# Linear regression using two different classes of basis functions

Let's say we have 1D data $$Y = \{ y_i \mid y_i \in \mathbb{R} \}$$, and regressors $$X = \{ x_i \mid x_i \in \mathbb{R} \}$$, and we try doing basis regression.

Suppose we find that we can perfectly describe $$Y$$ as being linear with respect to two different classes of basis functions: $$Y = \Phi_1(X)\beta_1$$ and $$Y = \Phi_2(X)\beta_2$$. (For a concrete example, suppose $$\Phi_1(X) \in \mathbb{R}^{N \times K}$$ comes from the responses of $$K$$ radial basis functions, while $$\Phi_2(X) \in \mathbb{R}^{N \times K}$$ is from $$K$$ cosine basis functions.)

Can we conclude anything about $$\Phi_1(X)$$ and $$\Phi_2(X)$$? I wouldn't have thought so, but empirically, it seems like you can write $$\Phi_1(X) \approx \Phi_2(X) A + \mu$$, with $$A \in \mathbb{R}^{K \times K}$$. In other words, the bases are linear transformations of one another.

Is this always true? This seems to suggest that if you can write some signal $$y$$ as being linear in some feature space, there is only one such feature space (up to linear transformations). Counterexamples would be very helpful!

• All you can conclude is that a given point (namely $Y$) is in both the column span of $\Phi_1(X)$ and the column span of $\Phi_2(X)$. OK, so we have two (linear) sets, and there exists a point they have in common. We cannot conclude the sets are linear transformations of each other.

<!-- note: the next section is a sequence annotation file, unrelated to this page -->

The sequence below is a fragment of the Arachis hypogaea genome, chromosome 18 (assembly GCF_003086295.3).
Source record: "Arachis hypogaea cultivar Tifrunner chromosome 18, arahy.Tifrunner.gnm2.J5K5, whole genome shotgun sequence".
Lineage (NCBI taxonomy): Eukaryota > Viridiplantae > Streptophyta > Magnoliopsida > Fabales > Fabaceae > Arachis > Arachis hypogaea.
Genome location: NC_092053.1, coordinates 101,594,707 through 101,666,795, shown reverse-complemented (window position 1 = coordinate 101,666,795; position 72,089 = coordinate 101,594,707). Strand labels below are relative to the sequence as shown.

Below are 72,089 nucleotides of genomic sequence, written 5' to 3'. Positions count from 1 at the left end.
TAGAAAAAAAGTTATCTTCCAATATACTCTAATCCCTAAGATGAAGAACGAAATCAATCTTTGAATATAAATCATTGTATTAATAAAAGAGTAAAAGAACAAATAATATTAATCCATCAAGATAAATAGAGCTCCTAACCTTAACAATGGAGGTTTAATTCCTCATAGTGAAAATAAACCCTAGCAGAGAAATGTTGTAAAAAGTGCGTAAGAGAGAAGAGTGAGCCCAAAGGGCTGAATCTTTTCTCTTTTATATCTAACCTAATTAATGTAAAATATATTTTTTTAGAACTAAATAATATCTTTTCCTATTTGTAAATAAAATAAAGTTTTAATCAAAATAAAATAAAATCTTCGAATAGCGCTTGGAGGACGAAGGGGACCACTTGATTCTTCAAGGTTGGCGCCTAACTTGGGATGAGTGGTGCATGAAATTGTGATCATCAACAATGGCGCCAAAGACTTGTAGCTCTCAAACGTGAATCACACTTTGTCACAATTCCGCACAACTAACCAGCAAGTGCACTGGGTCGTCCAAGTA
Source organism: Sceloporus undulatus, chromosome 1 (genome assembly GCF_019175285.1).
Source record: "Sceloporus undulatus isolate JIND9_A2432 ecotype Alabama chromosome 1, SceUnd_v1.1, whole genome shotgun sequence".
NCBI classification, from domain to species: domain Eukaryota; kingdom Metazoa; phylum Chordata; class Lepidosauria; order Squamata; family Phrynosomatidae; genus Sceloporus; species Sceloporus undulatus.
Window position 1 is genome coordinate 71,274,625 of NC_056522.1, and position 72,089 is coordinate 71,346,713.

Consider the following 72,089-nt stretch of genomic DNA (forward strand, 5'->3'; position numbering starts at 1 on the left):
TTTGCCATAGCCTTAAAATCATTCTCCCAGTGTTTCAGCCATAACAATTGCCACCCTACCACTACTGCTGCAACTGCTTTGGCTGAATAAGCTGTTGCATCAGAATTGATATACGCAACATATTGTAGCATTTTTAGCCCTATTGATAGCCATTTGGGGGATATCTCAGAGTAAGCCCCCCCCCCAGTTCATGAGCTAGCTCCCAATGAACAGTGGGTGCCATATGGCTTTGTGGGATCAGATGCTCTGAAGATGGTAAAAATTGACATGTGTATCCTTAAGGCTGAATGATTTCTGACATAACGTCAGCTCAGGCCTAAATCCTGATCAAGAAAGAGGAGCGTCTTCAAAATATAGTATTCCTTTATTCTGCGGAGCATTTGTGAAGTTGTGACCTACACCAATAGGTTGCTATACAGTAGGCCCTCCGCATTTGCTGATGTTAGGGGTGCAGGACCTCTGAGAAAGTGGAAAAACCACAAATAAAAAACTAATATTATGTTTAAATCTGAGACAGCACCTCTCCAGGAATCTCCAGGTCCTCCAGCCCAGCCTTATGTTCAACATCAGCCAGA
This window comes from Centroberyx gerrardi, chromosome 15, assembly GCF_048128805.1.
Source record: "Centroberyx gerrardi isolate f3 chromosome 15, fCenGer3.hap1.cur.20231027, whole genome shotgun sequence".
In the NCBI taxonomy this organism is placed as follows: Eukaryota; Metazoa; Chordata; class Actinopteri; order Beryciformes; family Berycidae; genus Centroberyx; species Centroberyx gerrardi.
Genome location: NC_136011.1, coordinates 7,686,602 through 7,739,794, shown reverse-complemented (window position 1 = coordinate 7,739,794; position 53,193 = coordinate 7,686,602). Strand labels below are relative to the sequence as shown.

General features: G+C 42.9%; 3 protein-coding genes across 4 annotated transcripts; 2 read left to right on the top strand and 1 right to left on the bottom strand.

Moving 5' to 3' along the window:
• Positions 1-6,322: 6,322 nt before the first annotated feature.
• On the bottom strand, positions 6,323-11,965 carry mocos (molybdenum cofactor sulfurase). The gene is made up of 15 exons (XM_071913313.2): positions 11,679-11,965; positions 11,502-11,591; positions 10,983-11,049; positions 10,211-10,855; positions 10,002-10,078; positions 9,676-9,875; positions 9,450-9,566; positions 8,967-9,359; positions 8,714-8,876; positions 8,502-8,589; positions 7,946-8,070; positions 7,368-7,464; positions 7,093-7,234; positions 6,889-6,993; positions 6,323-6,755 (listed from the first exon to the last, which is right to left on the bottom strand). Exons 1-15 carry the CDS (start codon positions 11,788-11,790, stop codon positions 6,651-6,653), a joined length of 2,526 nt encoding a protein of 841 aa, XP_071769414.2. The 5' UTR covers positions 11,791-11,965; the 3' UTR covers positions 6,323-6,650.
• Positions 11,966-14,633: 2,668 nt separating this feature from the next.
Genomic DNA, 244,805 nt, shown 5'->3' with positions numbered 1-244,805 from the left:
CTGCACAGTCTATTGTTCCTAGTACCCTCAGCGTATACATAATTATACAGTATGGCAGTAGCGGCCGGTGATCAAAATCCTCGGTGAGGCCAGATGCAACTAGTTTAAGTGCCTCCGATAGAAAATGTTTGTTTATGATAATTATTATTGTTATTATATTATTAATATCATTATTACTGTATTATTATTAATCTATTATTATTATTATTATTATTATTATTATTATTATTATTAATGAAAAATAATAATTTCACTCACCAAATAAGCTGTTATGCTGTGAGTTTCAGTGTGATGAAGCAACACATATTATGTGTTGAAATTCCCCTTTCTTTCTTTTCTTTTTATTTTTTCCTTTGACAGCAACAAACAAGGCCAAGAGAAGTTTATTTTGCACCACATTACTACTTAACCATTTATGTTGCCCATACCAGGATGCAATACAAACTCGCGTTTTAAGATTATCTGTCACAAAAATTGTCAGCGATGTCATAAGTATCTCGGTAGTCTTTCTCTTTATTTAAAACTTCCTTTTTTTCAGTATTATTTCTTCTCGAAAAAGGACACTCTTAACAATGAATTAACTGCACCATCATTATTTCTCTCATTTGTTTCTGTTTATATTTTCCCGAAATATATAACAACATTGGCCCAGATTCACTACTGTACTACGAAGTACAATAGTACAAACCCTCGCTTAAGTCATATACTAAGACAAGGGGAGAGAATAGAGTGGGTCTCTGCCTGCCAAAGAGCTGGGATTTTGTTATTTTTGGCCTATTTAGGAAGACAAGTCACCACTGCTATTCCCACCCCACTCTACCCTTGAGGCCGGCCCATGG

– Ben
Commented Jul 21, 2022 at 17:42
• Thanks, I see that now! (I think part of my issue was that, when simulating, the different basis functions I was choosing were not as orthogonal to one another as I was assuming.) Commented Jul 21, 2022 at 17:49
• What you can conclude is that when all $Y$ of the form $\Phi_1(X)\beta$ can be expressed as linear combinations of $\Phi_2(X),$ then $\Phi_1(X)$ is a linear transformation of $\Phi_2(X).$ (But that's a trivial observation...)
– whuber
Commented Jul 21, 2022 at 18:07

I think you have an easy counter-example with $$X= y$$ and $$\Phi_i$$ as the identity in the first coordinate and whatever else on other coordinates, taking $$\beta_1 = \beta_2 = (1, 0, ..., 0)$$
• Hi, thanks for your reply! Sorry, I realized there was a mis-specification in my original post. The regressors $X$ are also 1D, it's only K-dimensional in the basis space. Commented Jul 21, 2022 at 17:21
• Ah, I see. I don't think "whatever else" is quite enough, but I get the idea, thank you! You specifically need the remaining bases in $\Phi_1$ and $\Phi_2$ to be orthogonal to each other. So a specific example would be $y = \cos(X)$, $\Phi_1(X) = [\cos(X); \cos(2X)]$ and $\Phi_2(X) = [\cos(X); \sin(X)]$. Commented Jul 21, 2022 at 17:44
• Why $\Phi_1$ and $\Phi_2$ should be orthogonal ? Following your example, if $\Psi_i(X) = [\cos(X), f_i(X)]$ and $\beta_1 = \beta_2 = (1, 0)$ ? Commented Jul 21, 2022 at 17:47